Among Monica’s many collaborations you will find one with renowned Scandinavian cutlery producer Gense. Founded in 1856 Gense is one of Sweden’s oldest companies. It is rare to find a company that focuses almost exclusively on cutlery, but Gense has remained steadfast in their vision for almost 170 years. It is this focus that Monica searches for when she is considering her next collaboration.
“For me every project and every client equally important but I also want to work with companies that have a strong identity and vision.” She tells us.
Monica’s story with Gense began 10 years ago when she was commissioned to design a range of cutlery that was both functional and beautiful. The series, named after Monica’s hometown of Dorotea, was inspired by the undulating landscape of Sweden’s north. The cutlery is well balanced and designed to achieve the perfect marriage of form and function by balancing around a midpoint, making it feel comfortable in the hand.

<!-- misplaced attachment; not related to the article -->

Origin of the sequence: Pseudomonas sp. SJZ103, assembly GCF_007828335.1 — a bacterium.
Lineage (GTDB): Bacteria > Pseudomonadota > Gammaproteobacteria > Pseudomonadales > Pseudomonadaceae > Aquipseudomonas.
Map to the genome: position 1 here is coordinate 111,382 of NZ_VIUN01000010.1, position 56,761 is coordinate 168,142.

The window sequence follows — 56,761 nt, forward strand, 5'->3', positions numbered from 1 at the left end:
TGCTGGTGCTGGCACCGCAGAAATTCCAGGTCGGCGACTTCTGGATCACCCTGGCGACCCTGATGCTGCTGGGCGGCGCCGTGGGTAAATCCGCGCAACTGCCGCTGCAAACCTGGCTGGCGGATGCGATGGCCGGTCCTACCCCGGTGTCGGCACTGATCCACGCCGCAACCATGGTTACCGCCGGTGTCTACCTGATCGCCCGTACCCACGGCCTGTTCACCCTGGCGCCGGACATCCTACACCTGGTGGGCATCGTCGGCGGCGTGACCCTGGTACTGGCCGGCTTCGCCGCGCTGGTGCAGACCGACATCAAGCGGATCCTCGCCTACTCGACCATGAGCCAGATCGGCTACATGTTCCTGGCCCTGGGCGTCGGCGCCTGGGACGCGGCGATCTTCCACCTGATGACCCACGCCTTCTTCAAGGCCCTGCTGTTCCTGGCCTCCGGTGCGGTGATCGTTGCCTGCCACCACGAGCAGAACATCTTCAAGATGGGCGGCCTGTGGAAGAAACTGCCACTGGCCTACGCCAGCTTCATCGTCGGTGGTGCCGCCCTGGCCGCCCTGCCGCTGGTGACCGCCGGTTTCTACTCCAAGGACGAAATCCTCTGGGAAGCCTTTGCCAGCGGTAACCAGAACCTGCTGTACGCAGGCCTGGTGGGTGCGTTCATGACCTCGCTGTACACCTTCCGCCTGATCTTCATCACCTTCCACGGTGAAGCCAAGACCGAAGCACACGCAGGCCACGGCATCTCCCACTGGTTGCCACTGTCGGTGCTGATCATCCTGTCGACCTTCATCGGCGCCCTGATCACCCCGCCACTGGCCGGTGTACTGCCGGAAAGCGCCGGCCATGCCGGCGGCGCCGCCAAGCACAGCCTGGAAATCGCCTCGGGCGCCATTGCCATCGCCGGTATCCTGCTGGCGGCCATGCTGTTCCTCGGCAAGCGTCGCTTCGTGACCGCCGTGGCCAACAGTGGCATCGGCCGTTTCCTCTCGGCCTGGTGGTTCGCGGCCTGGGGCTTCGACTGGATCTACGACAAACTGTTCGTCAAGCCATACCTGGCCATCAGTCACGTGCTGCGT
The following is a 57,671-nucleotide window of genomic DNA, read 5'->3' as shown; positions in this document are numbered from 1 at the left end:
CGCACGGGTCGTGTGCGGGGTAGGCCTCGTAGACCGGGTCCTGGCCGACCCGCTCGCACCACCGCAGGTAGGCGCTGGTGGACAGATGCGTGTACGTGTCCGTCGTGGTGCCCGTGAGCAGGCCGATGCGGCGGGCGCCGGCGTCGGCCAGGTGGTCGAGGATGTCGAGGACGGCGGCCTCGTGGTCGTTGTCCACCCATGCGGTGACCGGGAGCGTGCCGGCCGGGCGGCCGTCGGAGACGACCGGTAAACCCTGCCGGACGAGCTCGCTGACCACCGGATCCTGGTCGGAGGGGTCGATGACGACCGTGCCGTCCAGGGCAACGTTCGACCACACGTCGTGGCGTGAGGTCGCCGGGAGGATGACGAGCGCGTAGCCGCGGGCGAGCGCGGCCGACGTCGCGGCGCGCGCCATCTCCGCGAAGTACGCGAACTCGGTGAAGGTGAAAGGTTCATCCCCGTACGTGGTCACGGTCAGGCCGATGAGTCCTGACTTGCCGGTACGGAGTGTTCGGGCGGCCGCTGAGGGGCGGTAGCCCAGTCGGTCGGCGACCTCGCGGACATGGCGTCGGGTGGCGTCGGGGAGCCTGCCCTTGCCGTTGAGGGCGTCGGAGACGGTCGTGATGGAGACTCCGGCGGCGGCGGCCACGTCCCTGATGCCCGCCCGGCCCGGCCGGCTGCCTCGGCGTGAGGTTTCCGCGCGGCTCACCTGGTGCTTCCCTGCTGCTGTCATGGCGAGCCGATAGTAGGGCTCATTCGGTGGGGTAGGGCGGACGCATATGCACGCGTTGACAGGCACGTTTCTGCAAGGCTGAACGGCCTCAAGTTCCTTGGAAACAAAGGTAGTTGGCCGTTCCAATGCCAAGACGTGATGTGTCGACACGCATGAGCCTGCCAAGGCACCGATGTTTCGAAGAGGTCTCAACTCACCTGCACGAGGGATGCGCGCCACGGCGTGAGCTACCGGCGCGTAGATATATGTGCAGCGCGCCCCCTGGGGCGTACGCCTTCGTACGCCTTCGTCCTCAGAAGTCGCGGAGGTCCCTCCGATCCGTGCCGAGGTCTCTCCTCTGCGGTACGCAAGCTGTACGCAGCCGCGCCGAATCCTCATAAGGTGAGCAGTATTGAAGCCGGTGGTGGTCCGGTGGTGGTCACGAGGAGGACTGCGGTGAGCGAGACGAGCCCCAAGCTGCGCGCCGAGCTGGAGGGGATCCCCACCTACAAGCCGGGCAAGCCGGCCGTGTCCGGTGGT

Designed with the shapes of the Swedish mountains in mind – the Dorotea cutlery balances around a mid-point and fits perfectly in to your hand.
Monica collaborated with Gense again recently on an expansion of the Dorotea cutlery series. The collection now includes ceramic vases for a beautifully bright pop of colour as well as items more familiar to lovers of Gense’s metal work including a water jug, a serving plate, candlesticks and vases made in the highly polished stainless steel that Gense has become known for.
Monica explains that the intention behind the collection was to create an extension draws inspiration directly from the Dorotea cutlery series creating a strong connection between the two. This was achieved by taking the outer lines of the cutlery and repeating this throughout the new collection.
“If you take the water jug for example, when you look at the handle and compare it to the cutlery it is quite clear where the inspiration comes from. You see the lines everywhere – in the small vase, the edges of the larger vases, the plate is actually an enlarged version of the scoop for the spoon.” Monica tells us.